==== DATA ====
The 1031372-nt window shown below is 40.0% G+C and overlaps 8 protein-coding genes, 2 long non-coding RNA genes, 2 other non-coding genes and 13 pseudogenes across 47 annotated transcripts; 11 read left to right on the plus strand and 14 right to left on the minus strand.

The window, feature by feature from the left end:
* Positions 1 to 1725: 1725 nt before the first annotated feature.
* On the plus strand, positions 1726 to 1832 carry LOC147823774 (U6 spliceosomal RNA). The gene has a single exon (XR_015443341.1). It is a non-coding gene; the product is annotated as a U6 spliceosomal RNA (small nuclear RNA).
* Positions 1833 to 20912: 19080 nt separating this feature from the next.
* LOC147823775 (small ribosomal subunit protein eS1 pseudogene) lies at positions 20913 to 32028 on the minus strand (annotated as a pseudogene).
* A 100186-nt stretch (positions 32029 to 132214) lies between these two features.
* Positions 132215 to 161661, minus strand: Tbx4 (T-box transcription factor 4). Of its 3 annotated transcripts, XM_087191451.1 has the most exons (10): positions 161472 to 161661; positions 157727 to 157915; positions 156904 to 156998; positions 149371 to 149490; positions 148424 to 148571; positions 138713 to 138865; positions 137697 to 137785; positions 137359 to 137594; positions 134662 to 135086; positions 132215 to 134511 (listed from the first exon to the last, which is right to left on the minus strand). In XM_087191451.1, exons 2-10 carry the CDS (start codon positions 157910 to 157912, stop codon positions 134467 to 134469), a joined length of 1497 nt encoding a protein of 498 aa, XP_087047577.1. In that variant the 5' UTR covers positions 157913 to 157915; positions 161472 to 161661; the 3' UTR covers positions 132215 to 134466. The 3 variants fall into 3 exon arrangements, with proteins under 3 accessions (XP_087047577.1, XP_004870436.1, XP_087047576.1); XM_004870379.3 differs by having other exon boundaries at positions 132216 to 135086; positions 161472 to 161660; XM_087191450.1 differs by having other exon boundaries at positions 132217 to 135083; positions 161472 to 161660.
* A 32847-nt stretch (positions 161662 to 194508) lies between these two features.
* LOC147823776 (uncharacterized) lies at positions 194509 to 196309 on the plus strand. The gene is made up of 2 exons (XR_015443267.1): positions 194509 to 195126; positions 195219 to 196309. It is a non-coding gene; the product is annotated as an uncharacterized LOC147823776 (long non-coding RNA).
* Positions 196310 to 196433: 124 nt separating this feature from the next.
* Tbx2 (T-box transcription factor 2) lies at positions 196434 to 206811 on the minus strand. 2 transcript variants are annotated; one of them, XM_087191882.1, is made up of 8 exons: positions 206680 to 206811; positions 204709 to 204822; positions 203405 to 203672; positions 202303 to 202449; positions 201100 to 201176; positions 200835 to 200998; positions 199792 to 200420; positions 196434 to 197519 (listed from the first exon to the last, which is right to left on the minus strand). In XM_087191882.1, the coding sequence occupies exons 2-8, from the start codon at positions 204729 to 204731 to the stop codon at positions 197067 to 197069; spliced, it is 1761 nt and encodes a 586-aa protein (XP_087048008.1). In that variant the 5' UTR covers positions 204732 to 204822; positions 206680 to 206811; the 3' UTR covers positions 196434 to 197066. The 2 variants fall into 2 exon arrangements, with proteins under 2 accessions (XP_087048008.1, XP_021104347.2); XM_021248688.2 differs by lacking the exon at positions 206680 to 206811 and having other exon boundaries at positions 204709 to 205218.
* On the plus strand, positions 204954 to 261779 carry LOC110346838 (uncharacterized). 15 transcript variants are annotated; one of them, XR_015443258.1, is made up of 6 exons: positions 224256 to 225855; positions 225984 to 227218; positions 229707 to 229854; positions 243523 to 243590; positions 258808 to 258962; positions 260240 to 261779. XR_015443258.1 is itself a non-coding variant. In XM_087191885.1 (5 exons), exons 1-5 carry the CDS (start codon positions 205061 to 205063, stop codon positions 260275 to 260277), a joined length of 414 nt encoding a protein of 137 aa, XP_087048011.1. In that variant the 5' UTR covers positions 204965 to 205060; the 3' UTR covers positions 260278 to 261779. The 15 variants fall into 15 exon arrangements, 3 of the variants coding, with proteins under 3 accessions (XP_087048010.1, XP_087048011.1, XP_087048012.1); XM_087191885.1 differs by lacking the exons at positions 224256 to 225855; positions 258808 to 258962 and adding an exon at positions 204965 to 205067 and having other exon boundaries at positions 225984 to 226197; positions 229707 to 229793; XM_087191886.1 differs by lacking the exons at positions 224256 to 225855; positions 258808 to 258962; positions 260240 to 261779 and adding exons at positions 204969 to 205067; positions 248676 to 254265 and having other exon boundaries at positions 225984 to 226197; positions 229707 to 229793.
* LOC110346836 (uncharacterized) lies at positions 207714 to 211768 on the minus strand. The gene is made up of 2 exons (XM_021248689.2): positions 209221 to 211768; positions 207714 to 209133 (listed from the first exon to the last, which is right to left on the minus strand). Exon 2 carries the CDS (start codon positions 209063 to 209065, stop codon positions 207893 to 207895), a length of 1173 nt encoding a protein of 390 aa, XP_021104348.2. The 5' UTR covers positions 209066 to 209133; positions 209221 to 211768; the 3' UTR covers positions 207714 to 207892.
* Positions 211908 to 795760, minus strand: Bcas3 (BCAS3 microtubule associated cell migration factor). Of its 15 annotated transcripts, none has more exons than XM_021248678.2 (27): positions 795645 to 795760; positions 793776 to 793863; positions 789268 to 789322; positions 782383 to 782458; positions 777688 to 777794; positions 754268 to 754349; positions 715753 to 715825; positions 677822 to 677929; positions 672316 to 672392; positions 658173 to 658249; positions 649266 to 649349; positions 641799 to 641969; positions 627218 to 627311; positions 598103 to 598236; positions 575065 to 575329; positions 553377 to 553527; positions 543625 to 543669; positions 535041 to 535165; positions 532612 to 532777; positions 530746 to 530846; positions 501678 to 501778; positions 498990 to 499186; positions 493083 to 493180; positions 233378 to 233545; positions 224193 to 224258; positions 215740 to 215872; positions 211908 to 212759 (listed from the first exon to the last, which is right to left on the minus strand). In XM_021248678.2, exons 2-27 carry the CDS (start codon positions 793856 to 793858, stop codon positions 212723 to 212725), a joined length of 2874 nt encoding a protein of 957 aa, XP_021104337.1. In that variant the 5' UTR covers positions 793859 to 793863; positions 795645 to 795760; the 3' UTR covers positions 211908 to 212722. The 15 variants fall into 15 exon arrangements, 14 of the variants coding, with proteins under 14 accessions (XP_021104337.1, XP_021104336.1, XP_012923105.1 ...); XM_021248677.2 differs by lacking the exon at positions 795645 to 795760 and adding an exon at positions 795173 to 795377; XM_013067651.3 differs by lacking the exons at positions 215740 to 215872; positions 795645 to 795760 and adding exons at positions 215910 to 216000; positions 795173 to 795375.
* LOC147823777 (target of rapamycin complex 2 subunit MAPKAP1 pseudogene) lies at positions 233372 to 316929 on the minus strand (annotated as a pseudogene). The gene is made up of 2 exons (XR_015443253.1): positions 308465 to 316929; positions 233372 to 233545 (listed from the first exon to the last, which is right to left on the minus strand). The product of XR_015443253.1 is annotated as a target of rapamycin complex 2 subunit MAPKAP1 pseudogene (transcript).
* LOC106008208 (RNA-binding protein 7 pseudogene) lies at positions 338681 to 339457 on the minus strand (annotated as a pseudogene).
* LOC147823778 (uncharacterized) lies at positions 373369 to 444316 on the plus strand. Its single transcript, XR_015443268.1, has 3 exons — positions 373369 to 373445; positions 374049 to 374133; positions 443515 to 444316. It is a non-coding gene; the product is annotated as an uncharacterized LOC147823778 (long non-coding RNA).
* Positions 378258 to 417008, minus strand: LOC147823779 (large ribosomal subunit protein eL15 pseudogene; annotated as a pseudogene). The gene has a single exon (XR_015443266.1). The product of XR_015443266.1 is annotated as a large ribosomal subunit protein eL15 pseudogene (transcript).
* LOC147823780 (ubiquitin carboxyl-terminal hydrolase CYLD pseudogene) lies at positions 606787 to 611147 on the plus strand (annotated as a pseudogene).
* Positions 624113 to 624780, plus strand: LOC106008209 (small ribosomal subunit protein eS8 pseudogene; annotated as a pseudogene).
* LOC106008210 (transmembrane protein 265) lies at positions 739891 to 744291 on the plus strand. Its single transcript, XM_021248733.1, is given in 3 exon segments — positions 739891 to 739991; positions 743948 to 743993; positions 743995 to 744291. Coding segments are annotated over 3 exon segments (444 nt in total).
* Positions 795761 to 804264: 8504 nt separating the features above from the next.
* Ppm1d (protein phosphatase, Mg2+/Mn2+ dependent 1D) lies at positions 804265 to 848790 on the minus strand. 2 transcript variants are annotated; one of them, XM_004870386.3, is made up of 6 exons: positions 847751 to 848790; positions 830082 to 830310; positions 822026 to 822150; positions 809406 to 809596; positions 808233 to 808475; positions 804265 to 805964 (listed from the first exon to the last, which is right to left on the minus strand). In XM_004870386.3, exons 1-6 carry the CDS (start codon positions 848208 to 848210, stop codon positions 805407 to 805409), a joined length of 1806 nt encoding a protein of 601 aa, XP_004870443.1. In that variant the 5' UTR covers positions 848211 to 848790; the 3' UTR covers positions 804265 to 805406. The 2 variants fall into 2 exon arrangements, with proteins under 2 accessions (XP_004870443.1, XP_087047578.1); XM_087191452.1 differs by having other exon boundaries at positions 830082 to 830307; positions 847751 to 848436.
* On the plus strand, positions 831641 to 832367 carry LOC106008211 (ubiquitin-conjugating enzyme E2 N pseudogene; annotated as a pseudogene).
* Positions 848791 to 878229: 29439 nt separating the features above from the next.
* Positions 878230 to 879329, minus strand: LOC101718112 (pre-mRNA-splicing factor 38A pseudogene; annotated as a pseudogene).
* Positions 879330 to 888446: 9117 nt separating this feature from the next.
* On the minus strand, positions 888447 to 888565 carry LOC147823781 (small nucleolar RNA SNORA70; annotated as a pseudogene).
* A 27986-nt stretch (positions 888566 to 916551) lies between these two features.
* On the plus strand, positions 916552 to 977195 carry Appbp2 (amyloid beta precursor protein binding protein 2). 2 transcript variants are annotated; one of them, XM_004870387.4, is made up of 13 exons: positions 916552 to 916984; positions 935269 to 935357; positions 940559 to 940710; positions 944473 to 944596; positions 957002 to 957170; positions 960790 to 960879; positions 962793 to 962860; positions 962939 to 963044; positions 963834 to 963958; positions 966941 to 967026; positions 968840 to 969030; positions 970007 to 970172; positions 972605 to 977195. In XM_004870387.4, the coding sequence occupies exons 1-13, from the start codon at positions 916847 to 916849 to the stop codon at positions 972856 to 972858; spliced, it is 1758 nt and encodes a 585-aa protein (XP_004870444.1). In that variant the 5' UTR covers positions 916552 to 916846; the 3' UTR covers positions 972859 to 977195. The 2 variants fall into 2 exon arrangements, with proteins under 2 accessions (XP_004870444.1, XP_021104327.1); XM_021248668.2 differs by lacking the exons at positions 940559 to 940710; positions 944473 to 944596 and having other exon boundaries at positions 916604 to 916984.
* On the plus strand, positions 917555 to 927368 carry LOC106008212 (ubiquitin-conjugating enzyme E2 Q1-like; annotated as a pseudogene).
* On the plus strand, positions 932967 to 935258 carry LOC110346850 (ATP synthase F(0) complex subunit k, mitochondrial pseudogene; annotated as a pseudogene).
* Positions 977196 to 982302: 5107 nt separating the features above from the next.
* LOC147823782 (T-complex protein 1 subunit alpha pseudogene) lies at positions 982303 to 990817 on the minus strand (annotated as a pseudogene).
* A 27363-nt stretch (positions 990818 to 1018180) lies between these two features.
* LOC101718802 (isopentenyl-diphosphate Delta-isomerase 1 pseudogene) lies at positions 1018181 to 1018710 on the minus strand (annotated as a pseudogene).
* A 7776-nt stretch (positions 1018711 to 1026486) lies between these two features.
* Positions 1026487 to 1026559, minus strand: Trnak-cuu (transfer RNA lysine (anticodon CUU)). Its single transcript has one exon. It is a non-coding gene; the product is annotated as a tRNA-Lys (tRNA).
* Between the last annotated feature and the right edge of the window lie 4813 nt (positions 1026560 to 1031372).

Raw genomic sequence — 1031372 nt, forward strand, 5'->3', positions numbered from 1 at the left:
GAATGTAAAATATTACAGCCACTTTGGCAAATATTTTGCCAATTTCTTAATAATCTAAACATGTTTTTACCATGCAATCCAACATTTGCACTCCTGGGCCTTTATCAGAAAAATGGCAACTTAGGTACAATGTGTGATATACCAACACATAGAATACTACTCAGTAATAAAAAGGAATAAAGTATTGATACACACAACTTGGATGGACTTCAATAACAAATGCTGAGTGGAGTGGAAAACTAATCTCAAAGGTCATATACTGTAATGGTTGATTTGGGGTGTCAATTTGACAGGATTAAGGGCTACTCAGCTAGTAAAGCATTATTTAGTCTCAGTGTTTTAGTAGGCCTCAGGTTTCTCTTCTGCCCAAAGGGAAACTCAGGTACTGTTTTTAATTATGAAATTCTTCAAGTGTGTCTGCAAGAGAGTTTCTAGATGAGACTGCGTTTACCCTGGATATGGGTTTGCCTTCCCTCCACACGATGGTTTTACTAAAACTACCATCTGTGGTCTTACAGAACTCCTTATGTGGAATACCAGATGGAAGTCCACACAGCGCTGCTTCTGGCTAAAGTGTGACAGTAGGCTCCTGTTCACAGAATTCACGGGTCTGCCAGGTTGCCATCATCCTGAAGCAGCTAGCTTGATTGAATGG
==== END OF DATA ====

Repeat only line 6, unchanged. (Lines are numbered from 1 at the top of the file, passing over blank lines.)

* LOC147823775 (small ribosomal subunit protein eS1 pseudogene) lies at positions 20913 to 32028 on the minus strand (annotated as a pseudogene).